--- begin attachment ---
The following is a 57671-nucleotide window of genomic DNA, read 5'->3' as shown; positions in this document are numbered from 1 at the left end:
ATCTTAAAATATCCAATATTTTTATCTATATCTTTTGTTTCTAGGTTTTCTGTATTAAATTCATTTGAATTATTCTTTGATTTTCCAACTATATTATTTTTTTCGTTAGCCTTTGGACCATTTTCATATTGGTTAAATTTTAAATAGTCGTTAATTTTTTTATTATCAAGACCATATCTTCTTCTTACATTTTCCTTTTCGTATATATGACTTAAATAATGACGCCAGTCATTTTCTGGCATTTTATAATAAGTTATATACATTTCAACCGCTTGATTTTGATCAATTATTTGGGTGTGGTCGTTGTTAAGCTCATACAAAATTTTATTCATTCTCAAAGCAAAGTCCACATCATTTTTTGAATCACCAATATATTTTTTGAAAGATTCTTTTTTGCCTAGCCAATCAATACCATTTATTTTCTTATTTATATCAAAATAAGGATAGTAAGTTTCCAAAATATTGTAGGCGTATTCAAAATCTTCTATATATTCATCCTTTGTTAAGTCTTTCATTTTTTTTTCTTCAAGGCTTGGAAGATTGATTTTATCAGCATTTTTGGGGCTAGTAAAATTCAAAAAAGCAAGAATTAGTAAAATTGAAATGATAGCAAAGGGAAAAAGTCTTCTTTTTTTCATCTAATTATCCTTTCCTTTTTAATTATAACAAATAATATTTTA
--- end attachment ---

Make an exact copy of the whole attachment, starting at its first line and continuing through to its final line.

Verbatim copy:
The following is a 57671-nucleotide window of genomic DNA, read 5'->3' as shown; positions in this document are numbered from 1 at the left end:
ATCTTAAAATATCCAATATTTTTATCTATATCTTTTGTTTCTAGGTTTTCTGTATTAAATTCATTTGAATTATTCTTTGATTTTCCAACTATATTATTTTTTTCGTTAGCCTTTGGACCATTTTCATATTGGTTAAATTTTAAATAGTCGTTAATTTTTTTATTATCAAGACCATATCTTCTTCTTACATTTTCCTTTTCGTATATATGACTTAAATAATGACGCCAGTCATTTTCTGGCATTTTATAATAAGTTATATACATTTCAACCGCTTGATTTTGATCAATTATTTGGGTGTGGTCGTTGTTAAGCTCATACAAAATTTTATTCATTCTCAAAGCAAAGTCCACATCATTTTTTGAATCACCAATATATTTTTTGAAAGATTCTTTTTTGCCTAGCCAATCAATACCATTTATTTTCTTATTTATATCAAAATAAGGATAGTAAGTTTCCAAAATATTGTAGGCGTATTCAAAATCTTCTATATATTCATCCTTTGTTAAGTCTTTCATTTTTTTTTCTTCAAGGCTTGGAAGATTGATTTTATCAGCATTTTTGGGGCTAGTAAAATTCAAAAAAGCAAGAATTAGTAAAATTGAAATGATAGCAAAGGGAAAAAGTCTTCTTTTTTTCATCTAATTATCCTTTCCTTTTTAATTATAACAAATAATATTTTA